Believed to be Shakespeare’s first play, The Two Gentlemen of Verona is light, silly, and superficial at best. Yet, in the current Bard on the Beach production, director Scott Bellis digs beneath the text, coaxing something deeper. Here, the space between the text sings louder than the Bard’s poetry, creating a new and more satisfying conclusion.
The Two Gentlemen of Verona follows childhood friends Proteus and Valentine as they pursue love and advancement at court. Proteus falls for Julia, Valentine for Silvia. But when Proteus then falls in love with Silvia he betrays Julia and his friendship with Valentine in his attempt to possess her.
In the end, though, all is forgiven. Valentine even offers his lovely Silvia to his friend to seal their rekindled bromance moments after Proteus threatens to force himself upon her, and the men excitedly agree to a double wedding. The women remain silent.
The Two Gentlemen of Verona’s ending is problematic for modern directors. This production’s solution is deft. While not wishing to spoil how this is accomplished, it does change the play from a Shakespearean comedy to a more satisfying study of human relationships in an unequal time. It is wish fulfillment, but it works.
The cast is outstanding. Charlie Gallant as Proteus, and Kate Besworth as Julia strike the right balance between juvenile comedy and endearing lovers in the opening scenes only to twist those same traits to their darker tones by the end.
Adele Noronha’s Silvia is captivating. Strong and firm, she builds a fully realized woman despite the insults slung at her by the male characters.
The comedic duo of Chirag Naik as Speed and Andrew Cownden as Launce, create new seams in the text, deviating and improvising to bring life and commentary to the show. But every scene is stolen by Gertie the Basset Hound who plays Launce’s dog Crab, displaying a quintessential chill with every paw-step on stage.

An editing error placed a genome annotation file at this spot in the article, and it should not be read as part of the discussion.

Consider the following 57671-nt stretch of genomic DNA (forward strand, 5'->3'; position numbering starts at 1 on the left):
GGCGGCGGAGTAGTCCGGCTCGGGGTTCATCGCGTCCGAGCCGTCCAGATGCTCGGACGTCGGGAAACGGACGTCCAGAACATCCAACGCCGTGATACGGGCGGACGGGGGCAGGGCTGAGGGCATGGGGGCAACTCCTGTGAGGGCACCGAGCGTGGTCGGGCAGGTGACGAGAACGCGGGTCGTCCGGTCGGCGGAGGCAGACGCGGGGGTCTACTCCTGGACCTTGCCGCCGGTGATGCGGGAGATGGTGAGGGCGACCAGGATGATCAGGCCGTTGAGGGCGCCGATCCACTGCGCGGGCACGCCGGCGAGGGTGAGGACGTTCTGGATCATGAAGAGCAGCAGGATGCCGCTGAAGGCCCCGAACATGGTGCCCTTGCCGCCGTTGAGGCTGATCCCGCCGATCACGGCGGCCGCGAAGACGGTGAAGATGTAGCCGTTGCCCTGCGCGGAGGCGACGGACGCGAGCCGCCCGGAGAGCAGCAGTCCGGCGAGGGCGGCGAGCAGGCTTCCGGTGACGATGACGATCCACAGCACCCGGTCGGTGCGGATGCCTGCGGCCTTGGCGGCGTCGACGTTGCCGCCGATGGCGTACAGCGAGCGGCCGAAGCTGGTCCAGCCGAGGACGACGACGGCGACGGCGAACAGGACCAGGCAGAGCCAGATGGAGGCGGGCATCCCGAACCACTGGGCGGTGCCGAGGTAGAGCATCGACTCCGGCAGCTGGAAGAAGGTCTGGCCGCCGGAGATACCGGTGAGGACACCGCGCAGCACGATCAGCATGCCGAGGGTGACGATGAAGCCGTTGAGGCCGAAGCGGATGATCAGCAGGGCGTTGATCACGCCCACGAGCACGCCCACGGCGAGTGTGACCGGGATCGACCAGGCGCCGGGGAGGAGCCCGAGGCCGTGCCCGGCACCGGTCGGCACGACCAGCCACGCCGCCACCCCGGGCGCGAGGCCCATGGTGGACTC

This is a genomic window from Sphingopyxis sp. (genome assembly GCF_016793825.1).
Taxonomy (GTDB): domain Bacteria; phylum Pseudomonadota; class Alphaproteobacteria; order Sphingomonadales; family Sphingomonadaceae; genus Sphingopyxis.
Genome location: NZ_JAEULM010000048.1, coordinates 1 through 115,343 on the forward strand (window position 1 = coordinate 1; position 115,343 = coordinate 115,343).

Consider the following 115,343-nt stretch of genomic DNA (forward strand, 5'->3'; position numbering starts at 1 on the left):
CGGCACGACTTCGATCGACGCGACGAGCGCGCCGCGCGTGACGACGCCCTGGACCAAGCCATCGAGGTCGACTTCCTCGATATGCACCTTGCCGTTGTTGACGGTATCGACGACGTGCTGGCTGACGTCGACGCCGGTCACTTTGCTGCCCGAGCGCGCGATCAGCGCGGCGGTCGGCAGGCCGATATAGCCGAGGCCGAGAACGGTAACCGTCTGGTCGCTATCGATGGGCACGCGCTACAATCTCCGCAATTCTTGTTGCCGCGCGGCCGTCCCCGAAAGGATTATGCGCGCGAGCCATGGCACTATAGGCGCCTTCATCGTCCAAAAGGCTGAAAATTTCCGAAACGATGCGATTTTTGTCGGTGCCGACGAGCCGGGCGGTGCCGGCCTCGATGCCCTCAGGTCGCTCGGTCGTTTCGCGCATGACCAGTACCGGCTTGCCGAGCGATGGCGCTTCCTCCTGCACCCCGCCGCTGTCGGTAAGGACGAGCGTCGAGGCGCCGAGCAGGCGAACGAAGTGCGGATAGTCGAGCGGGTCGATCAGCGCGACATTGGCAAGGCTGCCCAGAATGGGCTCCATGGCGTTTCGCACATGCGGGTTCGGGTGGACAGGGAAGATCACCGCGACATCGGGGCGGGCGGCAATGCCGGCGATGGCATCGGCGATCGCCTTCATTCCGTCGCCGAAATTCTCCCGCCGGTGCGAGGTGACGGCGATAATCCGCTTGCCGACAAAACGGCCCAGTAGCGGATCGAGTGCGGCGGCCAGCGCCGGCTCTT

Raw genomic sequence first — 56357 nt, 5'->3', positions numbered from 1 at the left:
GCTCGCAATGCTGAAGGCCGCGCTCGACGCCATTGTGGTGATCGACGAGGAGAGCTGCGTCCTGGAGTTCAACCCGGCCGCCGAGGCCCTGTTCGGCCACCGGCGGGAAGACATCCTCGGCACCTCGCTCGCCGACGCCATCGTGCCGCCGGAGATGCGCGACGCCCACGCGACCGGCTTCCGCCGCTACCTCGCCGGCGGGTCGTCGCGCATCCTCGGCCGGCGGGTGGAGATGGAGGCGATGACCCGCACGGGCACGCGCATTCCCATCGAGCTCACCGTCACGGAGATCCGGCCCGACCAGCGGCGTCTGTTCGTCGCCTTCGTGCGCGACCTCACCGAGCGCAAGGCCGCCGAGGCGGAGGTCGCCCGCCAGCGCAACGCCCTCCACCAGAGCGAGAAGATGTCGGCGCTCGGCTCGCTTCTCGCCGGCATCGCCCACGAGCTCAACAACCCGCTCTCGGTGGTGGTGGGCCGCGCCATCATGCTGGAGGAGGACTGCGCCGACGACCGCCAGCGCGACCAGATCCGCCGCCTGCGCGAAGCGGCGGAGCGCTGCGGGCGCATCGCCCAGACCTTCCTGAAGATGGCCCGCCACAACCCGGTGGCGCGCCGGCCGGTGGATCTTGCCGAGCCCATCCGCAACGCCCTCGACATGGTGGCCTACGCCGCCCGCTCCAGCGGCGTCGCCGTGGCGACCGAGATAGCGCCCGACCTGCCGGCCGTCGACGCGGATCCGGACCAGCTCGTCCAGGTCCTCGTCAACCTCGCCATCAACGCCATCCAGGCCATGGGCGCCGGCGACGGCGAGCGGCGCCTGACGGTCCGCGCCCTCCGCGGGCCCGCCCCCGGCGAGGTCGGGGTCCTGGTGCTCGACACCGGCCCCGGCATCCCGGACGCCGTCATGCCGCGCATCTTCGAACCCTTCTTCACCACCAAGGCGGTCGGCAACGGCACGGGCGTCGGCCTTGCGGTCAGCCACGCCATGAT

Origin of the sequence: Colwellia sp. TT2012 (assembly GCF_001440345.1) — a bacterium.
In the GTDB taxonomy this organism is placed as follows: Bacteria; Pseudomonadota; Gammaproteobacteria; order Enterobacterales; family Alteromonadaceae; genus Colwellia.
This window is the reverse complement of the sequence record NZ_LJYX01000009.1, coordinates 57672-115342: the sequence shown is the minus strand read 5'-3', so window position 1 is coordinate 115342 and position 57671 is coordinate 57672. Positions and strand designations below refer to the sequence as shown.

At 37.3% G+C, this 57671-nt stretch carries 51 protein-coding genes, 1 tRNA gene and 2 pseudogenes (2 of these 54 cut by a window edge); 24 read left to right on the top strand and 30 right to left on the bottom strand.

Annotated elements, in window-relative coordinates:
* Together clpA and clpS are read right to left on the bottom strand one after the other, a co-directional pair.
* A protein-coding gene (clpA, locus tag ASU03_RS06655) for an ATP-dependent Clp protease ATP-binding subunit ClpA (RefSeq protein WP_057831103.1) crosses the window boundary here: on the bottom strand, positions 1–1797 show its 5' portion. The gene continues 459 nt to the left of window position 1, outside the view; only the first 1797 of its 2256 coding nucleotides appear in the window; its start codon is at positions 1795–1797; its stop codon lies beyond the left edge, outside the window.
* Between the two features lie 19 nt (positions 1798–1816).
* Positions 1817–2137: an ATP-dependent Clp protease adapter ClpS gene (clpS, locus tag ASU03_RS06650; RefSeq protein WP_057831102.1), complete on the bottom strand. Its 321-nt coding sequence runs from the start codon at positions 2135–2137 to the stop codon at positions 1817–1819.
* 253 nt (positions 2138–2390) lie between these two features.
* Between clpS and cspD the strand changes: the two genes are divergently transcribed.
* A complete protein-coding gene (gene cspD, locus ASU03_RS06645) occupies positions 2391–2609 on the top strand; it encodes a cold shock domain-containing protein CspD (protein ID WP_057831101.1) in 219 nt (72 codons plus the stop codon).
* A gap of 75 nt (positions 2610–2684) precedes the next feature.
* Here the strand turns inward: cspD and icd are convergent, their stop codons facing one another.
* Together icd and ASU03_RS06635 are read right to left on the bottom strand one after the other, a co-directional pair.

The physicality of this production could be a teaching tool for theatre school. The balance of choreography from Tara Cheyenne Friedenberg, combat from Josh Reynolds, and comedic sight-gags never overpower the emotional thrust or story behind it. Julie Casselman’s sound design threads the same needle by creating unique musical themes for the characters, changing as they do.
It seems impossible to reinvent a 400-year old work, but The Two Gentlemen of Verona demonstrates why Bard on the Beach continues to be a force in Vancouver’s theatrical landscape. Giving voice to the silent women of its story, it upends the play and enhances it. It is sweetly unexpected. See it, and appreciate one of the Bard’s earliest works for yourself.
Two Gentlemen of Verona by William Shakespeare. Directed by Scott Bellis. A Bard on the Beach Shakespeare Festival production on the Howard Family Stage in the Douglas Campbell Theatre at Vanier Park until September 17. Visit http://bardonthebeach.org for tickets and information.